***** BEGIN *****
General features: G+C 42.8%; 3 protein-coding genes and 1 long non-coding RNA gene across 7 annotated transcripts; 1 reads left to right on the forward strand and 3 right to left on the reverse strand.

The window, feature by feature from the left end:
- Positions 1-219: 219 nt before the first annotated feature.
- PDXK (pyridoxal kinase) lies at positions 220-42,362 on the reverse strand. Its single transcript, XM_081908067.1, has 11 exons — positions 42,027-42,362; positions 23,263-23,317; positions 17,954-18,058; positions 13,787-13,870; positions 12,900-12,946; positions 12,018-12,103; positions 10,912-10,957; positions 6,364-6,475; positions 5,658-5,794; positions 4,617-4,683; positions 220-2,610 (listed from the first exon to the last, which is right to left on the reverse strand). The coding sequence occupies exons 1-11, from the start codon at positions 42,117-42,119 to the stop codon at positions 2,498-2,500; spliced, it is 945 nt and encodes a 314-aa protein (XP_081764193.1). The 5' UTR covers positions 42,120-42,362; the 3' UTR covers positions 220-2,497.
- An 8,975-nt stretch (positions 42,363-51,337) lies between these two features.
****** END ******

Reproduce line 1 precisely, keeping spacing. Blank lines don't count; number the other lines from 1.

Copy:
General features: G+C 42.8%; 3 protein-coding genes and 1 long non-coding RNA gene across 7 annotated transcripts; 1 reads left to right on the forward strand and 3 right to left on the reverse strand.